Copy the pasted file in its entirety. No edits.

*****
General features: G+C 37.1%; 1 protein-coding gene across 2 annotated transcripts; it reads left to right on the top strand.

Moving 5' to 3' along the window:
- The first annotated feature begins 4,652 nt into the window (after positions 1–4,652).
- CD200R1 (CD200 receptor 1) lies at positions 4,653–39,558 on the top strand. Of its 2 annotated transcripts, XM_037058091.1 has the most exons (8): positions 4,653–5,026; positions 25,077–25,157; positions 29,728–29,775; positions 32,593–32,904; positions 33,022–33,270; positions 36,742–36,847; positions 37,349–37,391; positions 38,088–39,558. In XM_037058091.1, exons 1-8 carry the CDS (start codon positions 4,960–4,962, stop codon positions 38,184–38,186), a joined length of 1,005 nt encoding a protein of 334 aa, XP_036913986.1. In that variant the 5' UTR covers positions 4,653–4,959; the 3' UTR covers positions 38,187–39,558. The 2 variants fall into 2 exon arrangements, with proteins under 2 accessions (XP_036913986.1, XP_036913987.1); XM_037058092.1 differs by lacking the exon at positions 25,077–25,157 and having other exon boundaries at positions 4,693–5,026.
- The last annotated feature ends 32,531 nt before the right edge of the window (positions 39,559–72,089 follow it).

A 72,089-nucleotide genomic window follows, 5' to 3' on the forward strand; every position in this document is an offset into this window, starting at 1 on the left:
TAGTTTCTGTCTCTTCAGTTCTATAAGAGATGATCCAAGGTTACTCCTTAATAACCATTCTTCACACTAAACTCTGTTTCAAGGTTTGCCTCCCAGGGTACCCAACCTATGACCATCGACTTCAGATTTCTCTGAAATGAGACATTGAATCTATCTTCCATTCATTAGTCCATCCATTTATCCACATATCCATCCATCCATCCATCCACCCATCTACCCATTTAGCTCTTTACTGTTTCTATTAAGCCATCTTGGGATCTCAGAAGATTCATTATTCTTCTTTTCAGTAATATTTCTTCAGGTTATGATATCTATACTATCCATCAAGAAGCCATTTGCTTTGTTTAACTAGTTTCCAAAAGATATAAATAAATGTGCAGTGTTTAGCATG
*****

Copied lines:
General features: G+C 37.1%; 1 protein-coding gene across 2 annotated transcripts; it reads left to right on the top strand.

Moving 5' to 3' along the window:
- The first annotated feature begins 4,652 nt into the window (after positions 1–4,652).
- CD200R1 (CD200 receptor 1) lies at positions 4,653–39,558 on the top strand. Of its 2 annotated transcripts, XM_037058091.1 has the most exons (8): positions 4,653–5,026; positions 25,077–25,157; positions 29,728–29,775; positions 32,593–32,904; positions 33,022–33,270; positions 36,742–36,847; positions 37,349–37,391; positions 38,088–39,558. In XM_037058091.1, exons 1-8 carry the CDS (start codon positions 4,960–4,962, stop codon positions 38,184–38,186), a joined length of 1,005 nt encoding a protein of 334 aa, XP_036913986.1. In that variant the 5' UTR covers positions 4,653–4,959; the 3' UTR covers positions 38,187–39,558. The 2 variants fall into 2 exon arrangements, with proteins under 2 accessions (XP_036913986.1, XP_036913987.1); XM_037058092.1 differs by lacking the exon at positions 25,077–25,157 and having other exon boundaries at positions 4,693–5,026.
- The last annotated feature ends 32,531 nt before the right edge of the window (positions 39,559–72,089 follow it).

A 72,089-nucleotide genomic window follows, 5' to 3' on the forward strand; every position in this document is an offset into this window, starting at 1 on the left:
TAGTTTCTGTCTCTTCAGTTCTATAAGAGATGATCCAAGGTTACTCCTTAATAACCATTCTTCACACTAAACTCTGTTTCAAGGTTTGCCTCCCAGGGTACCCAACCTATGACCATCGACTTCAGATTTCTCTGAAATGAGACATTGAATCTATCTTCCATTCATTAGTCCATCCATTTATCCACATATCCATCCATCCATCCATCCACCCATCTACCCATTTAGCTCTTTACTGTTTCTATTAAGCCATCTTGGGATCTCAGAAGATTCATTATTCTTCTTTTCAGTAATATTTCTTCAGGTTATGATATCTATACTATCCATCAAGAAGCCATTTGCTTTGTTTAACTAGTTTCCAAAAGATATAAATAAATGTGCAGTGTTTAGCATG